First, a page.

Current Research

Our research focuses on using flow and chemical reactions to create new multiphase nano- and micro-structured polymeric materials.

References related to these research topics

Sustainable Polymers

Sustainable Polymers

As the crude oil is depleting day by day, it is urgent to search for substituted resources for the manufacture of polymers which are nowadays highly dependent on the crude oil. Renewable plants are believed to be good candidates for the resources in the polymer manufacture, from the point of view of the sustainability concept. Sustainable polymers are those prepared from bio-derived starting materials (such as monomers, molecular modifiers, additives, etc.) and taking the eco-efficiency and environmental protection into account. We currently work, with Prof. Marc Hillmyer and Prof. Tom Hoye, on the synthesis of lactones from renewable resources, which are then applied on the preparation of bio-based (functionalized) polyesters and further to performance polymers, e.g., polyurethane foams, polyurethane elastomers, toughened polyesters, etc.

sustainpolymer.jpg— Liangliang Gu 

Cocontinuous Polymer Blends

Cocontinuous Polymer Blends

Polymeric materials melt-blended under certain conditions can form a cocontinuous morphology with two continuous, interpenetrating phases. With Professors Xiang Cheng and David Morse we are learning how the addition of nanoparticles or block copolymers can control the scale and improve the stability of these non-equilibrium morphologies. Block copolymers can also be generated during melt-blending by using reactive functional polymers. If one of the phases is removed from the blend via solvent extraction or etching, a continuous porous network is formed. This structure is being explored for potential applications in membrane support structures, tissue scaffolds, and battery separators.

–Lian Bai, Liangliang GuCocontinuous polymer

Nanocomposites

Nanocomposites

The addition of nanoparticles to polymers can greatly improve their mechanical, thermal, electrical properties. However, the properties of nanocomposites depend strongly on how well they are dispersed. We functionalize and modify graphene in order to increase its dispersibility into host polymers such as polyolefins. The morphology of dispersed nanofillers in the matrix polymers is investigated using electron microscopy, X-ray scattering and atomic force microscopy. Our research also involves synthesis, characterization and thin film coating applications of graphene oxide,which involves rheology and hydrodynamic modeling of dilute nanoparticles dispersion. With Professor Andreas Stein, we use surface modification to tune the dispersibility of graphene oxide in epoxies and unsaturated polyester resin in order to toughen these brittle thermosets.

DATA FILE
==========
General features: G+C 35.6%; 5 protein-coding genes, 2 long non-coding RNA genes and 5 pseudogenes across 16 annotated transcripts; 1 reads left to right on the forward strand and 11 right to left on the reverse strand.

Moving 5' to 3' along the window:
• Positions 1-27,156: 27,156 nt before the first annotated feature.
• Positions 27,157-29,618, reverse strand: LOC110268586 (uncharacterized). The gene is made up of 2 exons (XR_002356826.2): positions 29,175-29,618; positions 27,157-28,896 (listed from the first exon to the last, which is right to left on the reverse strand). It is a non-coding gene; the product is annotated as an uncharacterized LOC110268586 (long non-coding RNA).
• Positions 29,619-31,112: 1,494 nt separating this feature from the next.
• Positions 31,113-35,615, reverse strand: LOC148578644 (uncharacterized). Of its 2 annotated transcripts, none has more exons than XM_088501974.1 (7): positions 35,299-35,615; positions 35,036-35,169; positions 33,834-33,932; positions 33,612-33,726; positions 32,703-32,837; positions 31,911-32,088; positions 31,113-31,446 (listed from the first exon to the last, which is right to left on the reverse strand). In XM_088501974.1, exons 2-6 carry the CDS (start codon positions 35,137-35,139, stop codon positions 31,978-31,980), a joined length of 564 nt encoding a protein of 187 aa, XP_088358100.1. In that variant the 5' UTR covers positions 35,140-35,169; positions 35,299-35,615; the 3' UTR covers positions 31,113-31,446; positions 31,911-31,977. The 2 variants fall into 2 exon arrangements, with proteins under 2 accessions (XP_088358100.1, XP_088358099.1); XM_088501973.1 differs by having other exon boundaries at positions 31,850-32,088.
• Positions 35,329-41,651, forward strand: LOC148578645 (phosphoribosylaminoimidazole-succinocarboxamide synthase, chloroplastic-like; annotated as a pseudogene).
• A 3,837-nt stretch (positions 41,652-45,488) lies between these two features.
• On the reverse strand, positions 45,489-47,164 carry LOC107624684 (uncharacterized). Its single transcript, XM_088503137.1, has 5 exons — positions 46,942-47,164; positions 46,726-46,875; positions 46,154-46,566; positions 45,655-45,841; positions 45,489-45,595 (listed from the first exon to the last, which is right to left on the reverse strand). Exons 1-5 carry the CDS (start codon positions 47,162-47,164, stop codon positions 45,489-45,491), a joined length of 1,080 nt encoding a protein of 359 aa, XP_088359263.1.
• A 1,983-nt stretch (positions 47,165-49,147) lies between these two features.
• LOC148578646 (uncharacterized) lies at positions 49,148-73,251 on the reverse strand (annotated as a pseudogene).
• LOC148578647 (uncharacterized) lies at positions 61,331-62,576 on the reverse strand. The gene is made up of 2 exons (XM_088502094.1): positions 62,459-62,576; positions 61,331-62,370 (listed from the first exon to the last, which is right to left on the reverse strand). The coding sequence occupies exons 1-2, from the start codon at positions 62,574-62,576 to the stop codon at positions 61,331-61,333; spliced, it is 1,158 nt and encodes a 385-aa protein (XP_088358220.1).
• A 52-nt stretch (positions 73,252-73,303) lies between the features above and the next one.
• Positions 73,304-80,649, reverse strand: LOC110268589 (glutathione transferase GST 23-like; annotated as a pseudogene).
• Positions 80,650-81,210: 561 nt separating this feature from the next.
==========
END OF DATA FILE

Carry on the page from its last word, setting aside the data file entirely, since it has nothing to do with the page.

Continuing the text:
–Siyao He, SungCik Mun, Yuqiang Qiannanocomposites

Melt Blown Nano-/Micro-fibers

Melt Blown Nano-/Micro-fibers

Melt blowing is a one-step process in which heated air jets stretch the extruded molten polymer filaments into micro- or nano-fibers with large specific surface area. We are advancing the technology to fabricate nano-/micro-fibers with unique surface wetting properties such as superhydrophobicity, optimizing the melt blown fibers’ performance in applications like filtration. We combine our research group expertise in rheology and polymer processing with Professor Frank Bates expertise in block copolymer and Professor Satish Kumar expertise in numerical simulation to shed light on various aspects of melt blown fibers. Experiments and simulations are performed in parallel to investigate the fiber diameter distribution, surface properties, and mechanical properties of melt blown nonwoven fibers.

–Iman Soltani, Joonsik Parkmelt blown nano

Multilayer Films and Polymer Adhesion

Multilayer Films and Polymer Adhesion

Multilayer films are commonly used in packaging applications and more recently to make reflective polarizers and other unique optical films. Most multilayer products contain two or more typically immiscible polymers and significant slip can occur during flow due to reduced entanglements at their interface. We are modifying the interface with block or graft copolymers, particularly those formed by reactive coupling, can eliminate slip and greatly enhance adhesion. We combine our research group expertise in rheology and processing with Professor Frank Bates’s expertise in block copolymers.

— Alex Jordan, Kyungtae Kimmultilayer films